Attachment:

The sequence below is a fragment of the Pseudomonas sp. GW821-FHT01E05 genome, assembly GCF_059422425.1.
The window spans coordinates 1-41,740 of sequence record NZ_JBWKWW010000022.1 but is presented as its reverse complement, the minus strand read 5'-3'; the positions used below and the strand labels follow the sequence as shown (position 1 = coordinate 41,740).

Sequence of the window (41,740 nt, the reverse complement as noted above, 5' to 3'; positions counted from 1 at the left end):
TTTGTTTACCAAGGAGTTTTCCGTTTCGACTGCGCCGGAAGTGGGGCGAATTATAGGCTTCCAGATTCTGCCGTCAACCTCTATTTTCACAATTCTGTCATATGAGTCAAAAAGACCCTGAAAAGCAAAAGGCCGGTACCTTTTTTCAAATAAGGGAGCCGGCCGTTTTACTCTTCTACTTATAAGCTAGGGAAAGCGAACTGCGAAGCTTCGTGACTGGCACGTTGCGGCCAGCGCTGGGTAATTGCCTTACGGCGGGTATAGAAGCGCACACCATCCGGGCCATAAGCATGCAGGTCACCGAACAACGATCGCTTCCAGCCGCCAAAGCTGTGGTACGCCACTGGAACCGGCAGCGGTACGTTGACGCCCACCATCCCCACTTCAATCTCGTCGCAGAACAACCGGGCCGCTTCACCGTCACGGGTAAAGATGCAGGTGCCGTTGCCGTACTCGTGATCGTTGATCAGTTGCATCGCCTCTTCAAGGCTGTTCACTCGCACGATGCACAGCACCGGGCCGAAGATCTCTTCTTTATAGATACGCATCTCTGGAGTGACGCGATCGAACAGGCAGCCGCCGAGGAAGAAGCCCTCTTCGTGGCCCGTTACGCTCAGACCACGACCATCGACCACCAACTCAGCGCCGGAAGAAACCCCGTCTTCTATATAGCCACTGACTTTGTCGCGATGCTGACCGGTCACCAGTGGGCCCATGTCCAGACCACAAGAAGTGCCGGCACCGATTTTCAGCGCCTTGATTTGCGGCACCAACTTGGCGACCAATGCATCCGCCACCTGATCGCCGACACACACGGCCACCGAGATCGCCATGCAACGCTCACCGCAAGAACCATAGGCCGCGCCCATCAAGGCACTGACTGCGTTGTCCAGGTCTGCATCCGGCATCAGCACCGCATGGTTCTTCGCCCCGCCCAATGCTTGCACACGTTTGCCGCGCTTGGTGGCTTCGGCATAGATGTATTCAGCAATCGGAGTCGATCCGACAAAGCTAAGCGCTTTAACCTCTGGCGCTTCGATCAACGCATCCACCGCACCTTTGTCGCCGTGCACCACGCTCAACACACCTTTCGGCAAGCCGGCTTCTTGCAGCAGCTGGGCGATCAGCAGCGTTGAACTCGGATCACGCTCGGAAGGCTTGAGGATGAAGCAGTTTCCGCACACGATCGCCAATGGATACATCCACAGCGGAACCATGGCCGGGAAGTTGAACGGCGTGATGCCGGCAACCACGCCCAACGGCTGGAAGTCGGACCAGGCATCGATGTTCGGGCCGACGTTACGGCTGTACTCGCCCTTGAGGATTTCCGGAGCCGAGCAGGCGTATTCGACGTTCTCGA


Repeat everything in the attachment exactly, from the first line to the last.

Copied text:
The sequence below is a fragment of the Pseudomonas sp. GW821-FHT01E05 genome, assembly GCF_059422425.1.
The window spans coordinates 1-41,740 of sequence record NZ_JBWKWW010000022.1 but is presented as its reverse complement, the minus strand read 5'-3'; the positions used below and the strand labels follow the sequence as shown (position 1 = coordinate 41,740).

Sequence of the window (41,740 nt, the reverse complement as noted above, 5' to 3'; positions counted from 1 at the left end):
TTTGTTTACCAAGGAGTTTTCCGTTTCGACTGCGCCGGAAGTGGGGCGAATTATAGGCTTCCAGATTCTGCCGTCAACCTCTATTTTCACAATTCTGTCATATGAGTCAAAAAGACCCTGAAAAGCAAAAGGCCGGTACCTTTTTTCAAATAAGGGAGCCGGCCGTTTTACTCTTCTACTTATAAGCTAGGGAAAGCGAACTGCGAAGCTTCGTGACTGGCACGTTGCGGCCAGCGCTGGGTAATTGCCTTACGGCGGGTATAGAAGCGCACACCATCCGGGCCATAAGCATGCAGGTCACCGAACAACGATCGCTTCCAGCCGCCAAAGCTGTGGTACGCCACTGGAACCGGCAGCGGTACGTTGACGCCCACCATCCCCACTTCAATCTCGTCGCAGAACAACCGGGCCGCTTCACCGTCACGGGTAAAGATGCAGGTGCCGTTGCCGTACTCGTGATCGTTGATCAGTTGCATCGCCTCTTCAAGGCTGTTCACTCGCACGATGCACAGCACCGGGCCGAAGATCTCTTCTTTATAGATACGCATCTCTGGAGTGACGCGATCGAACAGGCAGCCGCCGAGGAAGAAGCCCTCTTCGTGGCCCGTTACGCTCAGACCACGACCATCGACCACCAACTCAGCGCCGGAAGAAACCCCGTCTTCTATATAGCCACTGACTTTGTCGCGATGCTGACCGGTCACCAGTGGGCCCATGTCCAGACCACAAGAAGTGCCGGCACCGATTTTCAGCGCCTTGATTTGCGGCACCAACTTGGCGACCAATGCATCCGCCACCTGATCGCCGACACACACGGCCACCGAGATCGCCATGCAACGCTCACCGCAAGAACCATAGGCCGCGCCCATCAAGGCACTGACTGCGTTGTCCAGGTCTGCATCCGGCATCAGCACCGCATGGTTCTTCGCCCCGCCCAATGCTTGCACACGTTTGCCGCGCTTGGTGGCTTCGGCATAGATGTATTCAGCAATCGGAGTCGATCCGACAAAGCTAAGCGCTTTAACCTCTGGCGCTTCGATCAACGCATCCACCGCACCTTTGTCGCCGTGCACCACGCTCAACACACCTTTCGGCAAGCCGGCTTCTTGCAGCAGCTGGGCGATCAGCAGCGTTGAACTCGGATCACGCTCGGAAGGCTTGAGGATGAAGCAGTTTCCGCACACGATCGCCAATGGATACATCCACAGCGGAACCATGGCCGGGAAGTTGAACGGCGTGATGCCGGCAACCACGCCCAACGGCTGGAAGTCGGACCAGGCATCGATGTTCGGGCCGACGTTACGGCTGTACTCGCCCTTGAGGATTTCCGGAGCCGAGCAGGCGTATTCGACGTTCTCGA